Currently, questions about design at psychiatric care facilities are viewed through the prism of security. How many guard and isolation rooms are needed? Where should we put locked doors and alarms? But architecture can — and should — play a much larger role in patient safety and care.
One prominent goal of facility design, for example, should be to reduce stress, which often leads to aggression.
For patients, the stress of mental illness itself can be intensified by the trauma of being confined for weeks in a locked ward. A care facility that’s also noisy, lacks privacy and hinders communication between staff and patients is sure to increase that trauma. Likewise, architectural designs that minimize noise and crowding, enhance patients’ coping and sense of control, and offer calming distractions can reduce trauma.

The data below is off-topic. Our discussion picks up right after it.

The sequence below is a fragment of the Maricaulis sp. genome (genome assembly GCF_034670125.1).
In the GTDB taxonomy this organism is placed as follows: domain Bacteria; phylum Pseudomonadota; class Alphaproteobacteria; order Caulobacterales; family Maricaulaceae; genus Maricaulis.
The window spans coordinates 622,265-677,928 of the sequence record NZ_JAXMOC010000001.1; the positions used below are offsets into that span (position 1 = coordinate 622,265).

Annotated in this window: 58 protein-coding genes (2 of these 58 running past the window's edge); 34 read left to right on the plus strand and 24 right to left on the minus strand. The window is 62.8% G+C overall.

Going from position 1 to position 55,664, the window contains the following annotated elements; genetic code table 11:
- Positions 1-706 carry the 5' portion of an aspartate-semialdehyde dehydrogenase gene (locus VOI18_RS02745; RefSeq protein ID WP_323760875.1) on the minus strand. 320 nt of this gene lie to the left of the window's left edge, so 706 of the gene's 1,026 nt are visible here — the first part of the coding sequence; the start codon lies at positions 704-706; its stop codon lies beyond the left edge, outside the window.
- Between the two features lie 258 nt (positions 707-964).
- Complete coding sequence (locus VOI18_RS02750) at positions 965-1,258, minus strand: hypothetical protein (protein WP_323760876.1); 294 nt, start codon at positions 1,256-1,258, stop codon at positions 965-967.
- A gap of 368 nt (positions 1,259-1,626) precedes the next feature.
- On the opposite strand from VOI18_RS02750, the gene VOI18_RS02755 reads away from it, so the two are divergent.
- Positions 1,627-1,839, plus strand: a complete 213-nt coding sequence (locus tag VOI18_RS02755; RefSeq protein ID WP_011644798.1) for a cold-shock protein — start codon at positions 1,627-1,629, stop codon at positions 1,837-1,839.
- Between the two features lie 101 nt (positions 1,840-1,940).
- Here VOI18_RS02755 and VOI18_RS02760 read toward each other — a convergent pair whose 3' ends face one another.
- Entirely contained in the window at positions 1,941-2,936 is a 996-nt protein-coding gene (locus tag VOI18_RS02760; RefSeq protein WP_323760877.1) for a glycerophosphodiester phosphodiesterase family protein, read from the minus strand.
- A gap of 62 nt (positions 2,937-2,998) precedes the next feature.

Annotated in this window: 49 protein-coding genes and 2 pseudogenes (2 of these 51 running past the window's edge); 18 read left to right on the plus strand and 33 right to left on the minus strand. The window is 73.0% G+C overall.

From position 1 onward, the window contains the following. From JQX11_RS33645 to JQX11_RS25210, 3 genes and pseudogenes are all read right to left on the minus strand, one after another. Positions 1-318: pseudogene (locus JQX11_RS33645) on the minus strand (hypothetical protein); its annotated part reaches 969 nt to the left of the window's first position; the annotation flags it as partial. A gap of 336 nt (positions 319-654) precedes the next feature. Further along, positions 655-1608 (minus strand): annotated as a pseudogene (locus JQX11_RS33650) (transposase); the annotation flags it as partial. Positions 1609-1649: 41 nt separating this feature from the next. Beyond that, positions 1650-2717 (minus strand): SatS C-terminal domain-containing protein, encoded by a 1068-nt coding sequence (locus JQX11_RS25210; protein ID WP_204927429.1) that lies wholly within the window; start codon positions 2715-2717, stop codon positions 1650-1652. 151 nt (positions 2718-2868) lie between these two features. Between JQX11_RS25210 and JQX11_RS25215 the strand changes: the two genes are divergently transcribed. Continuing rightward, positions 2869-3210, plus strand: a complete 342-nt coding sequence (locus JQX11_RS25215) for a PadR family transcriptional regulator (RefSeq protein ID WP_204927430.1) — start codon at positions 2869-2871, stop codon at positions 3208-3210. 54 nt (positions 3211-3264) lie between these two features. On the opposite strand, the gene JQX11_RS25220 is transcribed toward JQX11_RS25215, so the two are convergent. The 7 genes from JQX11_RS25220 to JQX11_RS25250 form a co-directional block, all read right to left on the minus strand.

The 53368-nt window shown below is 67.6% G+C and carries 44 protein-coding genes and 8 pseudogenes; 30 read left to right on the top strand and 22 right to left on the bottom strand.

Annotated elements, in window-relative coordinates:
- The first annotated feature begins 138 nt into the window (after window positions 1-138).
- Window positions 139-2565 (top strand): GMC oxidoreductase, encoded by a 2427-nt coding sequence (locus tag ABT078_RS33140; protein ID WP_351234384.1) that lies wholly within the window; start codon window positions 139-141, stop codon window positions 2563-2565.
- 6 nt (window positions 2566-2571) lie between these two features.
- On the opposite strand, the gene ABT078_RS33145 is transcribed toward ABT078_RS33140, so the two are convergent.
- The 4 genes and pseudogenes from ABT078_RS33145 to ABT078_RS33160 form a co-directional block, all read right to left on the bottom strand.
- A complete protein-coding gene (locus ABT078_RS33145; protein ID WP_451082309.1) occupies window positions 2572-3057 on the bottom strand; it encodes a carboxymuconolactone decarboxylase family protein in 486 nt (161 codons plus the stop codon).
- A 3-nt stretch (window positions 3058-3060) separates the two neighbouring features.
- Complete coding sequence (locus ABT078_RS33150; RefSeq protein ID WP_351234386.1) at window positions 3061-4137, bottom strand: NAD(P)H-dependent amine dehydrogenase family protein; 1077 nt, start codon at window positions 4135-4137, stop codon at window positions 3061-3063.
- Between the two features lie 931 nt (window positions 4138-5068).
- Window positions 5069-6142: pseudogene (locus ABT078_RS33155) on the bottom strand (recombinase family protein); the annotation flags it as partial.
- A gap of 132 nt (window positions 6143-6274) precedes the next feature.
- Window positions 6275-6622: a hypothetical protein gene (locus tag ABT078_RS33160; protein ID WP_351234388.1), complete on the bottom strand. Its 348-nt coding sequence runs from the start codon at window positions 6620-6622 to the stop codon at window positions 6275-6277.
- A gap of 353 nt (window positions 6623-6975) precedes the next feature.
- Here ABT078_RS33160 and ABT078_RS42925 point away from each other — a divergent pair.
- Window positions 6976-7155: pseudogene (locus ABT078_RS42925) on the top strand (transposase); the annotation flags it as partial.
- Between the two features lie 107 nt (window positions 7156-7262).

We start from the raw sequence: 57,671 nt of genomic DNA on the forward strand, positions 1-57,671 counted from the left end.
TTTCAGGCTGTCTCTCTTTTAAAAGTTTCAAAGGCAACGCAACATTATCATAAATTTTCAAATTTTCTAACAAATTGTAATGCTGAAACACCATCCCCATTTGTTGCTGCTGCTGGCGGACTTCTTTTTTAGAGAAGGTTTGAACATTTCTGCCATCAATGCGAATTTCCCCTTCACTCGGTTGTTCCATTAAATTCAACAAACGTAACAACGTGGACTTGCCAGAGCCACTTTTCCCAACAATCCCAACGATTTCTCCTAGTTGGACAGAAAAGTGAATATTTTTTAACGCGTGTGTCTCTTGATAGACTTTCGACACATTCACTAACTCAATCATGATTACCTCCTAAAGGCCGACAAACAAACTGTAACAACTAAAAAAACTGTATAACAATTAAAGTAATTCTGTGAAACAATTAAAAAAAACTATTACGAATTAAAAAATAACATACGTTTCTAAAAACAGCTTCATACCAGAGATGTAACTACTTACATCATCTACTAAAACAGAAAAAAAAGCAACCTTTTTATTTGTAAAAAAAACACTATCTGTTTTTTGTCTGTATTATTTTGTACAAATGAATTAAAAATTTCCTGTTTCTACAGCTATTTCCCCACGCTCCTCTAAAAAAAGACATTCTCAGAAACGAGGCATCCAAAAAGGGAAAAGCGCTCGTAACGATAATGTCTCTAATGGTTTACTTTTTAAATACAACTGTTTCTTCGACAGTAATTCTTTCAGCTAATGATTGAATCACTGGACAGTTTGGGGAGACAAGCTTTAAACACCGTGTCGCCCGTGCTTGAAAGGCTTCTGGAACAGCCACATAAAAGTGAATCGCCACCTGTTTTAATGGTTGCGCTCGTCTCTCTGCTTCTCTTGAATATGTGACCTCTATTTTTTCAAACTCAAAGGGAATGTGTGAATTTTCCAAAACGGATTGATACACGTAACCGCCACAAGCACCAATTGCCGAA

Thanks to decades of study on the design of apartments, prisons, cardiac intensive care units and offices, environmental psychologists now have a clear understanding of the architectural features that can achieve the latter — and few of these elements, if incorporated into a hospital design from the outset, significantly raise the cost of construction.